Waste not, want not
Published January 29, 2018
Audit warehouse operations for inefficiencies
You can never be too busy to review how warehouses are laid out and how employees move around the space. Awkward or repetitive movements by employees, oversized packages and disorganized layouts can slow down productivity and even lead to medical and disability claims. Small adjustments can make a big difference in your bottom line. Here are three steps toward more efficient warehouse management.
1. Know your cycle time
Looking around the warehouse, you probably see a lot of people and products in motion. But don’t equate constant motion with efficiency. A closer inspection may reveal people and products waiting in queues due to blocked aisles, unavailable forklifts or computer glitches. You may even find some workers wandering aimlessly for misplaced or hard-to-find items.
Improving efficiency starts by reviewing the order fulfillment process. Do you know how long it takes to process an order from start to finish? Your average cycle time is a critical benchmark. The goal is to find ways to reduce it by minimizing errors, wasted movements, congestion and inefficient picking paths. Bottlenecks, idle workers, unused space and piles of unattended inventory represent opportunities for improvement.
2. Implement improvements
Formal policies and procedures are an obvious way to reduce inefficiencies. Efficient warehouses have a specific protocol for putting away shipments of new items, restocking returns, cleaning up messes, responding to accidents and storing warehouse supplies and equipment.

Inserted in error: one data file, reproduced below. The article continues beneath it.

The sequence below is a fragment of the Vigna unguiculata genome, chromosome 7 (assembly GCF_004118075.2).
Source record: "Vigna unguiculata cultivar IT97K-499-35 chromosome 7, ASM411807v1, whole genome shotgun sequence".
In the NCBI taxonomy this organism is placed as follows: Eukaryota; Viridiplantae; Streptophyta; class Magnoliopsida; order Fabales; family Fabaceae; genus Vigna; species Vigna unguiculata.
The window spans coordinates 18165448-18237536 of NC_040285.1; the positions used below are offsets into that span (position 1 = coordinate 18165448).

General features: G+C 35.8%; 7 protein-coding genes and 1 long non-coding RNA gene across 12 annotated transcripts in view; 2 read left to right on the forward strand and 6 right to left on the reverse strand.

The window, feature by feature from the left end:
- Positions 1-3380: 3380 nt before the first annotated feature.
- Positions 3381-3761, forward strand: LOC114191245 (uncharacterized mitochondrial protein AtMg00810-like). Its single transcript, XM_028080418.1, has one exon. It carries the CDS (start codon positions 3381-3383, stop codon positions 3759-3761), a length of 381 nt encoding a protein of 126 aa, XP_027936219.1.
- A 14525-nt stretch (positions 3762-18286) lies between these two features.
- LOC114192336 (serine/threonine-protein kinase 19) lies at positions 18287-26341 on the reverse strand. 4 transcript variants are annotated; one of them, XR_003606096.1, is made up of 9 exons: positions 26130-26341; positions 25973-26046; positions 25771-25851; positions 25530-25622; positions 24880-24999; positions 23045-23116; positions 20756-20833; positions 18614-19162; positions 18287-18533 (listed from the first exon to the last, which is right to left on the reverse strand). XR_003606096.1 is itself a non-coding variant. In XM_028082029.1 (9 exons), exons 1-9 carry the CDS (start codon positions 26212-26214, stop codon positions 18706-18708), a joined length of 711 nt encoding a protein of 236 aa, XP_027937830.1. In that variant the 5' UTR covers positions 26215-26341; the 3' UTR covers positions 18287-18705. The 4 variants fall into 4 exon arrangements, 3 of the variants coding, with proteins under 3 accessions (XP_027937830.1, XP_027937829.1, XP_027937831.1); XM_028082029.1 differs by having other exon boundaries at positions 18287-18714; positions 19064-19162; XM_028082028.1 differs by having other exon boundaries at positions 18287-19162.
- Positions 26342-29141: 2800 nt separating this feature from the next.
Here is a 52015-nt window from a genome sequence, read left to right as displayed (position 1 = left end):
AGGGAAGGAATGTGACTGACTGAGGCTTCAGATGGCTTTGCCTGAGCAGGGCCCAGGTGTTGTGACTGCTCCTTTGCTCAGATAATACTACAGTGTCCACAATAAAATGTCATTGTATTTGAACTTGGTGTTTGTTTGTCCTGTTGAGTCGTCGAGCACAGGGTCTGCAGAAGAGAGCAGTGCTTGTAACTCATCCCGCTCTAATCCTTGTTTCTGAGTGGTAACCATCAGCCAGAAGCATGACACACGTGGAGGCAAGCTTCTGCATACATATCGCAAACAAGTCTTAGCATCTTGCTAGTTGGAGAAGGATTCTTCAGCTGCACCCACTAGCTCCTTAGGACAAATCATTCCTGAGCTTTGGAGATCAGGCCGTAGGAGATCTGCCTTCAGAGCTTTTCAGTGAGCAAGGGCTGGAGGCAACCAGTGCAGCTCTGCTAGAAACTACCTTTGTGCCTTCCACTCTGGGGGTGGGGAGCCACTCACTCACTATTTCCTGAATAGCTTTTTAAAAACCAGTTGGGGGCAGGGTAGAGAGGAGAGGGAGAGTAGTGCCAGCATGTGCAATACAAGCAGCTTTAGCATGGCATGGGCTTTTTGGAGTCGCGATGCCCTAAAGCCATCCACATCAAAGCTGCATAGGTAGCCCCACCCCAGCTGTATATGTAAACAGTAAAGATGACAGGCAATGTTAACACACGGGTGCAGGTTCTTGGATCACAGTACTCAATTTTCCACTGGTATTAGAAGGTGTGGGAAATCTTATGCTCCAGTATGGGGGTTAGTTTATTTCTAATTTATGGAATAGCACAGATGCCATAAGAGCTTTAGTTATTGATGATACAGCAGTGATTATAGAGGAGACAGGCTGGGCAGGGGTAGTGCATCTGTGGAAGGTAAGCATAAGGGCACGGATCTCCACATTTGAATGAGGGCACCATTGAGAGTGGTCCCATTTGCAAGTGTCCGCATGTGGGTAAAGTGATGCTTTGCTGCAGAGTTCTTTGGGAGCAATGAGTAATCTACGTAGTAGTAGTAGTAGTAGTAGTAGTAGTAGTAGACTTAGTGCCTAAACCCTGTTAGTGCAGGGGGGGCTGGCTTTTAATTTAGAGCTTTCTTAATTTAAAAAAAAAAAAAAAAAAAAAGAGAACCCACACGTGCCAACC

Once those types of standard operating procedures are communicated to employees, focus on streamlining fulfillment. Examples of workflow improvements include:
- Rethinking floor, aisle and rack layout to improve space utilization,
- Rearranging product locations so the most popular items are located on ground-level bins that are nearest to the packing stations, and
- Redesigning signage to make it easier for pickers to identify aisles, racks, products, and workflow.
After you’ve implemented improvements, measure your new-and-improved cycle time. Knowing how much you’ve shaved off the baseline metric can be a powerful motivational tool. Use it to drive continuous improvement.
For example, a distributor was able to reduce its cycle time by 15% by allocating work to pickers based on units of time, rather than assigning a picker to fulfill one entire order at a time. This strategy keeps the pickers moving and feeds packing stations in predictable intervals. The distributor also assigned pickers to specific zones in the warehouse to avoid congestion and improve equipment availability.
3. Consider technology
Manual processes and outdated systems can cause errors and delays in fulfillment. So why not automate certain functions using technology? Bring your existing inventory management systems into the 21st century with upgrades such as wireless mobile devices, radio frequency identification (RFID) technology, automated material handling equipment and voice-picking applications. Doing so can potentially speed up fulfillment, reduce errors and enhance customer satisfaction levels.
Before investing in a technology upgrade, it’s important to carefully weigh the costs vs. benefits. You’ll also need to evaluate compatibility issues with your existing accounting or resource planning systems. Train employees on how to use the technology; otherwise, you won’t reap all of its potential benefits.
Sometimes objective outsiders with experience in the manufacturing and distribution sector can see warehouse inefficiencies that company insiders overlook on a daily basis. Or they may be aware of improvements that other companies have successfully implemented. Consult with your MCM advisor before auditing your warehouse for guidance on best practices.